I am a fixer. Until recently, I said those words proudly when someone came to me with a problem. I saw this as a sign of strength, compassion, ambition, and love. In my mind, wanting to fix someone’s problem meant I love them and want them to be happy.
But now? Now I say it in a completely different tone of voice, apologetic even. Now I see it altogether differently.
I’m enrolled in a 12-week balance skills (focusing on mindfulness, distress tolerance, emotion regulation, and interpersonal effectiveness) group, and I’m learning a lot there. I’ve learned at least 4 breathing techniques to help me dial down my emotions (particularly anxiety), and I’ve fallen in love with 4-7-8 breathing. I’ve learned the difference between willingness and willfulness. I’ve become more mindful in my everyday life. I’ve learned so much more, but the biggest lesson so far is that sometimes the Universe actually DOES give me what I need exactly when I need it. And this week, I finally realized that trying to fix people’s situations (ok, and my own) is actually problematic for a number of reasons! It’s like the Universe taught me this lesson many times over the past few days, and now I’m writing it down to hold myself accountable.
First, fixing is willful. It’s crossing your arms tightly in front of you and not accepting reality. An important piece to acceptance is giving up the fight. Not fighting a situation helps us to tolerate it (the distress) better. According to Marsha Linehan, “Freedom from suffering requires ACCEPTANCE from deep within of what is. Let yourself go competely with what is.” Fixing is stubborn, unyielding.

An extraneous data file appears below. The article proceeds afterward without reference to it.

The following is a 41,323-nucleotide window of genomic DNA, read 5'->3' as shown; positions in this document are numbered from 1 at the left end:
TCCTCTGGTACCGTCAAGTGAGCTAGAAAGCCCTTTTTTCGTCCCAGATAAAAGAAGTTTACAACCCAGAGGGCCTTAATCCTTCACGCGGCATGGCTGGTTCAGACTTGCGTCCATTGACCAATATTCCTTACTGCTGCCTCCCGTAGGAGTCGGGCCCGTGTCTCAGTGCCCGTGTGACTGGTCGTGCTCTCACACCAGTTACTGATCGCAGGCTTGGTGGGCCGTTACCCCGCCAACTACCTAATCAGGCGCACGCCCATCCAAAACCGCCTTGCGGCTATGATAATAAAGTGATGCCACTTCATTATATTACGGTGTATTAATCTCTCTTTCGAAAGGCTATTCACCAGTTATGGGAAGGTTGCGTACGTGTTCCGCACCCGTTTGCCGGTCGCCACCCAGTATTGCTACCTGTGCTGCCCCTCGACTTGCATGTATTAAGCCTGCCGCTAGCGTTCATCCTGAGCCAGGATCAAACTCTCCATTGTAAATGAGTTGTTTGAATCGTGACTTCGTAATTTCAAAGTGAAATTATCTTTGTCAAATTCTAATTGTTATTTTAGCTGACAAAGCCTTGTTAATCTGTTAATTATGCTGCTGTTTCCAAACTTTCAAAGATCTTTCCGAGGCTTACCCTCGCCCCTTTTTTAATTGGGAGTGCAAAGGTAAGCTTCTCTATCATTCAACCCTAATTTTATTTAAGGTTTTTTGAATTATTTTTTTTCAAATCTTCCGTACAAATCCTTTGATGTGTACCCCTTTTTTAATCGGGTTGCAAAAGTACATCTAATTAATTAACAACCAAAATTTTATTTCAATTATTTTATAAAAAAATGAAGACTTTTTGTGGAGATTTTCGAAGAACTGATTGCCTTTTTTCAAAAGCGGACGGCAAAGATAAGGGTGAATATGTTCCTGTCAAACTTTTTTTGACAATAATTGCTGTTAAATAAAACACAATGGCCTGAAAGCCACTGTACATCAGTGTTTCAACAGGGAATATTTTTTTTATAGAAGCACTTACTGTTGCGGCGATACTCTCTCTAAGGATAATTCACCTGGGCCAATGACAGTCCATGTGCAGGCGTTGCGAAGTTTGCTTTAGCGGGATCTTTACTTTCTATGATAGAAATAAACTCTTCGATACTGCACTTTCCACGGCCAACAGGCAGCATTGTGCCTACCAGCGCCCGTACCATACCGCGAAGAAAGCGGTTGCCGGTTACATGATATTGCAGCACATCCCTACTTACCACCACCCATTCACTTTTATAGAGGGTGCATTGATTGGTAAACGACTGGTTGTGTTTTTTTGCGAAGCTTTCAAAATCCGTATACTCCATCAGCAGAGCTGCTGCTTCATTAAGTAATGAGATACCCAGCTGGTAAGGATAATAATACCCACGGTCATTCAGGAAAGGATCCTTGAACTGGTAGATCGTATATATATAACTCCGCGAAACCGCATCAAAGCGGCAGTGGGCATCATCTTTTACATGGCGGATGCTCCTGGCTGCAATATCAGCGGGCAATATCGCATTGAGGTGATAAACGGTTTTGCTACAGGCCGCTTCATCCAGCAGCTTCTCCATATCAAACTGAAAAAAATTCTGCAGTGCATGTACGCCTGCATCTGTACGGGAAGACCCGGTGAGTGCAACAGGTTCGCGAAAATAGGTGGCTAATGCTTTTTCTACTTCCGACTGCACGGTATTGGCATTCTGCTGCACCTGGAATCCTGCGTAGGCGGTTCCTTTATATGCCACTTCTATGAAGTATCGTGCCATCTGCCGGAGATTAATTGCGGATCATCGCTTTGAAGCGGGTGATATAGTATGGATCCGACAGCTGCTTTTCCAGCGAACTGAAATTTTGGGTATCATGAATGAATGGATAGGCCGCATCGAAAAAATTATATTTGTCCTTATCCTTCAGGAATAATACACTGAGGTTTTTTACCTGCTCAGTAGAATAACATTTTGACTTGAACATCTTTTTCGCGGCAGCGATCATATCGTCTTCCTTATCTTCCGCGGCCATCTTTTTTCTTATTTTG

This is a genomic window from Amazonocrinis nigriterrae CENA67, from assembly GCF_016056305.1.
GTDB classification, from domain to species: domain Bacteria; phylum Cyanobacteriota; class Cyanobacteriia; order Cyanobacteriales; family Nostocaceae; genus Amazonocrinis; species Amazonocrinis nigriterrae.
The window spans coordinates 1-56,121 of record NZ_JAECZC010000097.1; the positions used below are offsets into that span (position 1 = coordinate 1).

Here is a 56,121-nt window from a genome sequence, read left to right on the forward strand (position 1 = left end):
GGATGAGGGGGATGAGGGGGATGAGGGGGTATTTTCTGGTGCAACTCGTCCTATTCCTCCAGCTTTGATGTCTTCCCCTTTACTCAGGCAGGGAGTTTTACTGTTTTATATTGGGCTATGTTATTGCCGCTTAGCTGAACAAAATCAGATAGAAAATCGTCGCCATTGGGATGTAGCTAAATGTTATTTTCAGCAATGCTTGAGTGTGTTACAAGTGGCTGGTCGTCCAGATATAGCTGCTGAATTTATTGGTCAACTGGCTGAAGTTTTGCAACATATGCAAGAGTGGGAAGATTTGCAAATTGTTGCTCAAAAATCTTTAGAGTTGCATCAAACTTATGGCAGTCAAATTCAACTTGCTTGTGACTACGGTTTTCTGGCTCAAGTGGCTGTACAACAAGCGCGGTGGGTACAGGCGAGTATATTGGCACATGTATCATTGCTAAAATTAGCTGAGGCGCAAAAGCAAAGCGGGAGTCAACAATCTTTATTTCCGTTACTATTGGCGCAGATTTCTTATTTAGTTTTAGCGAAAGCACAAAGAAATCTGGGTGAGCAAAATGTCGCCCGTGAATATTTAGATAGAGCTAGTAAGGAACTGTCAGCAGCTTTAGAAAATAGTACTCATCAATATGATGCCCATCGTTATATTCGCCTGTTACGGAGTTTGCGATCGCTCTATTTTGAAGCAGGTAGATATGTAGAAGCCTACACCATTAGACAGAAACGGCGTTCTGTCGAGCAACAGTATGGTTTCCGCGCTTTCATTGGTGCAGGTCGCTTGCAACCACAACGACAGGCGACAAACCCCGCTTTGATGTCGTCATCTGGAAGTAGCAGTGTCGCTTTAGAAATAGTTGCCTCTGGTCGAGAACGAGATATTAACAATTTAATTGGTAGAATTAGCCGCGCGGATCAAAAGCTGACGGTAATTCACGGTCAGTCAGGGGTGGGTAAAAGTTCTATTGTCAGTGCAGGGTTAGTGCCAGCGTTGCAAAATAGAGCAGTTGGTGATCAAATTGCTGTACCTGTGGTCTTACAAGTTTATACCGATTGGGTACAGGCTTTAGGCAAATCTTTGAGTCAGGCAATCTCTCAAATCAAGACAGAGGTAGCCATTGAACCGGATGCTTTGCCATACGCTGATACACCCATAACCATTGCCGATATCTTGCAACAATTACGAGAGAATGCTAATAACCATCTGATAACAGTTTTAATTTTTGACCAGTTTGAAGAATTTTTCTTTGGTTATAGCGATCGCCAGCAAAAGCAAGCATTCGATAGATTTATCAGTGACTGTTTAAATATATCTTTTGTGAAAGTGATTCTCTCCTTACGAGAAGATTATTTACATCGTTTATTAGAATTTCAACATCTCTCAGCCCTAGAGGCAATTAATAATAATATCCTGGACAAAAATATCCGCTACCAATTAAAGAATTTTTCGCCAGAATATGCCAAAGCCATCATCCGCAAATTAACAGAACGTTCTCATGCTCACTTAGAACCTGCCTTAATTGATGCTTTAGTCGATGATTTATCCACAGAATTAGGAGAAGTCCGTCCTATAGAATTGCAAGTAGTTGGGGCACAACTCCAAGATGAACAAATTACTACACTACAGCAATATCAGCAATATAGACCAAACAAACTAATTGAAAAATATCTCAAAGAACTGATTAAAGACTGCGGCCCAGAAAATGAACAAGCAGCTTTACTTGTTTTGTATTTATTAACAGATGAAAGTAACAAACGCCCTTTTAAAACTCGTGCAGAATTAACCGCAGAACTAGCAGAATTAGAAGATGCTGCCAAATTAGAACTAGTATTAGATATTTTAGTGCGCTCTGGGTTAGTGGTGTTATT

Fixing is saying “You are not good enough as you currently are.” In another moment of synchronicity this week, my friend Story shared a Momastery blog post with me, Our Sacred Scared- Day One. I practiced pausing and listening, and then I clicked through to the message. I’m new to Momastery, but immediately after reading this post, I subscribed to the blog and I’m looking forward to reading more about Our Sacred Scared. Here is the piece of that post that resonated most with me on my new journey to stop fixing, but I encourage you to head over there and read the example that follows this:
When someone lets you into her Sacred Scared – she is showing you her messy insides NOT because she wants you to fix it, but because she trusts you enough to let you know the real, true her.
Sometimes, fixing is not listening with our full effort and best intention. What do people generally want? We want to be seen and heard. Sometimes all we want is a “me too.” As a fixer, it sometimes is hard for me to pause and listen because my brain is going, going, going, devising a plan to solve the problem (sometimes even while the other person is still talking!), make the unpleasant situation go away, and generate happiness for my loved one.
Fixing is also frustrating–it can be for both the fixer and the fixee. The fixer may become upset that the fixee isn’t receptive (enough) to the plan for action or seems to choose to wallow, and the fixee may be offended by the attempt at fixing when maybe all he or she really needed in this moment was to be understood.
Going forward with the things I’ve learned about acceptance, I’m going to practice not fixing but listening, understanding, and accepting. Will you join me?